enhanced] DD-B

Book Note: Rex Stout, A Right To Die

I read this book about 9-Feb-2002. I've read this book before. The book is copyright 1964. This note was last modified Sunday, 11-Dec-2022 18:23:10 PST.

This is book 40 of the "Nero Wolfe" series.

This note does not contain major spoilers for the book.


Well, I think it's a reread. I really didn't seem to remember anything about it, and I'd have thought I would.

This one's a period piece. It's a follow-on from Too Many Cooks, where years earlier Wolfe dealt (rather intelligently and sensitively) with a bunch of black employees of a hotel to get a fact he needed to finish an investigation (and get back home). Both published and set in 1964, the racial attitudes are interesting. Wolfe wasn't born or raised in the US, but Stout was. I'm not completely sure what things are right for the period and what aren't; probably most are right. Wolfe still acquits himself decently; he really doesn't seem to care about skin color. It still makes slightly uncomfortable reading at times, because there are characters from many parts of the spectrum of attitudes on race from 1964 present, and some of those attitudes really grate on me now (and even then).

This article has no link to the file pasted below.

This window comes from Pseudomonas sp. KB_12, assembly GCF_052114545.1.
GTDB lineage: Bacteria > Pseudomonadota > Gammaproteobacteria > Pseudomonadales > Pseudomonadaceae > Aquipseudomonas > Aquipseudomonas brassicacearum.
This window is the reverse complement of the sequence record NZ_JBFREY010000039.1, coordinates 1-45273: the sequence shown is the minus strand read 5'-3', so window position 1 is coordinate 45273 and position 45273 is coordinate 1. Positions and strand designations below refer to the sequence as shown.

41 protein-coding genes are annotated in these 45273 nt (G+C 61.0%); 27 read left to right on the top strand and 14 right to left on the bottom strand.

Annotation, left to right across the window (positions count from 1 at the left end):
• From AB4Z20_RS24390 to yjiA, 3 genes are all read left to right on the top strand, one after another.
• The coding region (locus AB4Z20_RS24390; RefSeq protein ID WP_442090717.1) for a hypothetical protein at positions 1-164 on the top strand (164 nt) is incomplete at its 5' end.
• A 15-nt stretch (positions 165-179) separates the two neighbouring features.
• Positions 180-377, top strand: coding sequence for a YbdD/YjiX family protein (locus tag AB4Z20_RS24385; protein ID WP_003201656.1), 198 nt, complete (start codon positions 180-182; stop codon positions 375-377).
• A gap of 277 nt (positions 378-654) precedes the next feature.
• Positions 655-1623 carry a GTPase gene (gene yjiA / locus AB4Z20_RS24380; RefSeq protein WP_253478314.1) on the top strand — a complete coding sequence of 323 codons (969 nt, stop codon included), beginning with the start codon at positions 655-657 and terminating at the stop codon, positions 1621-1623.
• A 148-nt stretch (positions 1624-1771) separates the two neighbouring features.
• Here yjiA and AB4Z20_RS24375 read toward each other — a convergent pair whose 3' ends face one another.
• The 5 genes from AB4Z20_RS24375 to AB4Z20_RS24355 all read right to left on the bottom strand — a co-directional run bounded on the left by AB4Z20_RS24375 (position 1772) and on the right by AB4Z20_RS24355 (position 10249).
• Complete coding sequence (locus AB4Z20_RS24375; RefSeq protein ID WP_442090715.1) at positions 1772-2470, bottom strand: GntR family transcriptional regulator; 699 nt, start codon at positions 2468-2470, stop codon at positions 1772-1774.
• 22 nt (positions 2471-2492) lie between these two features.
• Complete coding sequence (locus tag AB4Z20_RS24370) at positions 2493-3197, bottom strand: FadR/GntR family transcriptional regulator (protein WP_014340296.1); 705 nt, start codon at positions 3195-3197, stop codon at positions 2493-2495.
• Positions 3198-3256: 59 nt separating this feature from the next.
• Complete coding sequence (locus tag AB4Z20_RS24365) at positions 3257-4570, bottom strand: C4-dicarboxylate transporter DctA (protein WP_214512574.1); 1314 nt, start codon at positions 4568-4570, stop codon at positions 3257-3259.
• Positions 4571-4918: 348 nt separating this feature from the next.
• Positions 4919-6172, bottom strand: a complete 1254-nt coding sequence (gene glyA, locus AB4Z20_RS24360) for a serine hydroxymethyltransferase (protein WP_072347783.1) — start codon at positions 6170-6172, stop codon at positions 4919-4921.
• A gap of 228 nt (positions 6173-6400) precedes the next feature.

Wolfe performs some frantic thrashing, and does manage to finally crack the problem, but only by following up on ideas with no evidence at all to support them.

The cover features a telephone with a clock for the dial. I have no idea why. I don't see what the rose is about, either.

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David Dyer-Bennet